what should I do? - Posted by Douglas McDowell

Posted by Douglas McDowell on July 11, 2001 at 08:43:25:

Hi Nate,
Thanks for the response…I should have added that although THIS one would only be about 100/month, I would be trying to get better than that when I could.

Regarding the FICO, you’re right. That’s my Equifax score from the FICO web site. And I just learned this: It’s the score of my entire credit history, because when the mortgage company ran their credit score, it showed up as 605. I thought OK, either FICO screwed up in what they told me, or in what they told the mortgage company. So my wife called Equifax yesterday to find out about the discrepancy.

Turns out that most mortgage companies don’t look at everything (in my case payment on student loans must be what it was) when they request your score. But when YOU personally request your score, you’re given everything. Hence the difference in the two scores. I think that kinda stinks (of course I WOULDN’T think that if the score they got had been higher than the one I got!).

My Transunion score was 640. I have been working on pulling up my credit rating from a CH 7 of almost 4 years ago.

Still compared to ‘average’ it could be a LOT better: I tried to refinance my 8.625 personal home mortgage this week but was given 9.1 as the best rate I could hope for for another 2 years. I thought enough time had passed…but obviously not.

what should I do? - Posted by Douglas McDowell

Posted by Douglas McDowell on July 09, 2001 at 13:22:07:

I have found a 3 brm, 2 ba. home in need of about $4500 repair. Asking price is 48,000, can probably get it for 43,000 because of the repairs. My credit isn’t great. I can purchase the home with 10% down at 11%, but this results in a negative cash flow of about 100/month.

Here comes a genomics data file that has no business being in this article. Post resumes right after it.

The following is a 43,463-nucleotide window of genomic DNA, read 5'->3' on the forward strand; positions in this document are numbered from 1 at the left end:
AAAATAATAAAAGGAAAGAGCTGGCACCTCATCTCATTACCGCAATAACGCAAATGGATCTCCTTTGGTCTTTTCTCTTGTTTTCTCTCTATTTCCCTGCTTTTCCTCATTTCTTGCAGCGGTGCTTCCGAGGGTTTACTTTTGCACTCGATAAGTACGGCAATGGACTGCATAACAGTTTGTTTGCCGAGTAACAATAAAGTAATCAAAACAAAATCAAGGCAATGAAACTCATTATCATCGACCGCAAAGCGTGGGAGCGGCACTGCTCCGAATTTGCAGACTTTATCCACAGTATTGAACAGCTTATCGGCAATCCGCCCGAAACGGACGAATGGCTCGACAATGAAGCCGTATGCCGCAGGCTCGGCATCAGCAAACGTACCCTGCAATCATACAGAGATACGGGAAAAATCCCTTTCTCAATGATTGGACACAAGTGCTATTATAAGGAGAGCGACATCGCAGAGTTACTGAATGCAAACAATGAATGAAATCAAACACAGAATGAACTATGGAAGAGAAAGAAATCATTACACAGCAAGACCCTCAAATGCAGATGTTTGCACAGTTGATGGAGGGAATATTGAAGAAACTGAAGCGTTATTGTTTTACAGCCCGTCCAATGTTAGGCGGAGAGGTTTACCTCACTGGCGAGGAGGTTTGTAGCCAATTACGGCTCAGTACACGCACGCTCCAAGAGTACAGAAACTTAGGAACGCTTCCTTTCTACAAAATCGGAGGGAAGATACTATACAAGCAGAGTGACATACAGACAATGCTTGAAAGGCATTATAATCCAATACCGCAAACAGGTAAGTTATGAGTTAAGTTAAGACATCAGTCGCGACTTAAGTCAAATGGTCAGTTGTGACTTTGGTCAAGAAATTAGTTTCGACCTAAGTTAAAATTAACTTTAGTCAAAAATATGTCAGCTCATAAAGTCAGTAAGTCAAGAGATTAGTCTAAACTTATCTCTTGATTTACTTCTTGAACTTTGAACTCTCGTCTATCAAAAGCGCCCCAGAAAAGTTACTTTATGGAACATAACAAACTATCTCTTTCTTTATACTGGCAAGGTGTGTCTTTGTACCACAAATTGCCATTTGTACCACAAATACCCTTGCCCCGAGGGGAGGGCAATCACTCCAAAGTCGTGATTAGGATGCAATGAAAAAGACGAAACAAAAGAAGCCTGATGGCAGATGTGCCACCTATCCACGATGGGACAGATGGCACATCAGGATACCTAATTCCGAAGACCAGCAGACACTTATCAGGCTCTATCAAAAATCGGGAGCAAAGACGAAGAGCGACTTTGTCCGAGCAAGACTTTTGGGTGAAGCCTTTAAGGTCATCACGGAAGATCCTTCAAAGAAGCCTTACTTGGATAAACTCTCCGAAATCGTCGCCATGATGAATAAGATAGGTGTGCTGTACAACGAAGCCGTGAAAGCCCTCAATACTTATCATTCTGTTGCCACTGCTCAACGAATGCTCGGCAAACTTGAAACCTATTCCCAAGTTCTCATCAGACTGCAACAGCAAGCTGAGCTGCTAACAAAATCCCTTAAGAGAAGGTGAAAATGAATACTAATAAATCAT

My Dad lives in a retirement community and is paying his rent with payments he gets from a 6 year note. He says he’s willing to let me use his credit to apply for any loan I can. He could get a VA loan at 7% but then he would HAVE to live in the property, which my mother’s health and their general situation will not allow.

Is there a way to structure a ‘partnership’ to allow us to buy this property using my income and his good credit? The difference between 7% and 11% is what would make this a positive cash flow investment of about 100/month.
Thanks for any advice.

Re: what should I do? - Posted by Douglas McDowell

Posted by Douglas McDowell on July 10, 2001 at 09:14:20:

To the party who emailed me about ‘Repairing my Credit’…
I appreciate your advice. However, there is no need for me to pay $520.00 for a program to check for loopholes in my credit report. I’ve seen it, it’s quite accurate. I have no desire to do anything other than own up to my past mistakes and work at repairing the damage I irresponsibly brought upon myself in my younger days.
Please understand I’m not knocking what you’re selling; it might well be worth it to others. But I have worked hard at re-establishing good credit for the past few years. My FICO is coming up due to diligence and a much greater understanding of my own finances.